2 – In addition to borderline starvation, the Maasai were known to consume a lot of plant medicines, herbs and spices associated with cholesterol reduction. They were, and still are today, also prone to parasitic infections which again are associated with cholesterol reduction. These parasitic infections are likely the result of drinking unpasteurised milk and undercooked meat.
3 – Although initial reports suggested they didn’t have heart disease, more recent autopsies suggest that is not true with many having severe atherosclerosis. Interestingly, however, it seems their extraordinary physical activity levels resulted in widening of their arteries—making them less likely to suffer from blockages despite the plaque build-up.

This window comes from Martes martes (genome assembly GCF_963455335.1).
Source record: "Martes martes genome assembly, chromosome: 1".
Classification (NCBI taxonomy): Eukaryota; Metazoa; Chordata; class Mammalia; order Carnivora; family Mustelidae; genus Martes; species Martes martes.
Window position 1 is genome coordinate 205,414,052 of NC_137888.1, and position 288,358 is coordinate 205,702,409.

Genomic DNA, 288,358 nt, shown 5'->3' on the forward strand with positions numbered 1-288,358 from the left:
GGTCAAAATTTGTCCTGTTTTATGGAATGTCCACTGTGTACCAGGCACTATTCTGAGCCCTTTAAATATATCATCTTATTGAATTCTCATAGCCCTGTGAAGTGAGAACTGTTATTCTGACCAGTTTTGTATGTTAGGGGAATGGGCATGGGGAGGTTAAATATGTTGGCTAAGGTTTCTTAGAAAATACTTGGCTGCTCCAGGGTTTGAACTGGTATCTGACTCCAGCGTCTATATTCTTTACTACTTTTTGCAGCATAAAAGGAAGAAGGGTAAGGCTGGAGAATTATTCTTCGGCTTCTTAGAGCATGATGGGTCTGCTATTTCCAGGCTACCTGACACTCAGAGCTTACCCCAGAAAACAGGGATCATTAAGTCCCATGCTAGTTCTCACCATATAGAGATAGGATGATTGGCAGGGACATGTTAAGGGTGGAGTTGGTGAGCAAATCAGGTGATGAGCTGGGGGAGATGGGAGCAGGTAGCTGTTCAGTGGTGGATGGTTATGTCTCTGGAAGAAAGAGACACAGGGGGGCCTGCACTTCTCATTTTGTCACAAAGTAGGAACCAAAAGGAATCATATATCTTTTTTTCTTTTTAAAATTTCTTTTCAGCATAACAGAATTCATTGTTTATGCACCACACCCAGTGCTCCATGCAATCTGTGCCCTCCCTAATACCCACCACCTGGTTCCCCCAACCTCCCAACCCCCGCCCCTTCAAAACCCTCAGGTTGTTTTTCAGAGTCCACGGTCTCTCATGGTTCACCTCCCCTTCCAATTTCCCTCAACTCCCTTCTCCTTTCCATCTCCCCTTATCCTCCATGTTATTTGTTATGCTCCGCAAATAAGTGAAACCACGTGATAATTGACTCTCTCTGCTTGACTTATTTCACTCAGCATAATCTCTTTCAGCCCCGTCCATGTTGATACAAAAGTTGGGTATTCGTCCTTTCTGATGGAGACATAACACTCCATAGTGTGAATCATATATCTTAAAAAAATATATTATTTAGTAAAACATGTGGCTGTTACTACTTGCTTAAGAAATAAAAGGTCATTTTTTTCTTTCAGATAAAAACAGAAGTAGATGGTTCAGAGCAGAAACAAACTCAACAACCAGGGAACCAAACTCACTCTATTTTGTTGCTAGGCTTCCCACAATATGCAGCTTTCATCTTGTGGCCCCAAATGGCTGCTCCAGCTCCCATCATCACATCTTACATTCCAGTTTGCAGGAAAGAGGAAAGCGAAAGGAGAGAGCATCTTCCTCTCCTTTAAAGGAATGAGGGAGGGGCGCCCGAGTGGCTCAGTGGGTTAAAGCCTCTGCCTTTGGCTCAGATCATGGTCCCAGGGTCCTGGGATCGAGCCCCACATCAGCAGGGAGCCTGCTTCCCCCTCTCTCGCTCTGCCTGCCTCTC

4 – Unlike extremely validated populations, such as the Seventh Day Adventists from the AHS-2 cohort, there is a lack of validated data from the Maasai population detailing what they ate, what diseases they suffered from, how long they lived and ultimately what caused them to die. In this validated AHS-2 population of people living in Canada and California, who live lifestyles more similar to ours than the Maasai tribe, men who eat less animal products are at significantly lower risk of dying from CVD:
- Vegan men – 42% lower risk of dying from CVD
- Lacto-ovo vegetarian men – 23% lower risk of dying from CVD
- Pescetarian men – 44% lower risk of dying from CVD
This data is from a cohort of 96,469 men and women recruited between 2002-2007 who have since been followed for 1-2 decades.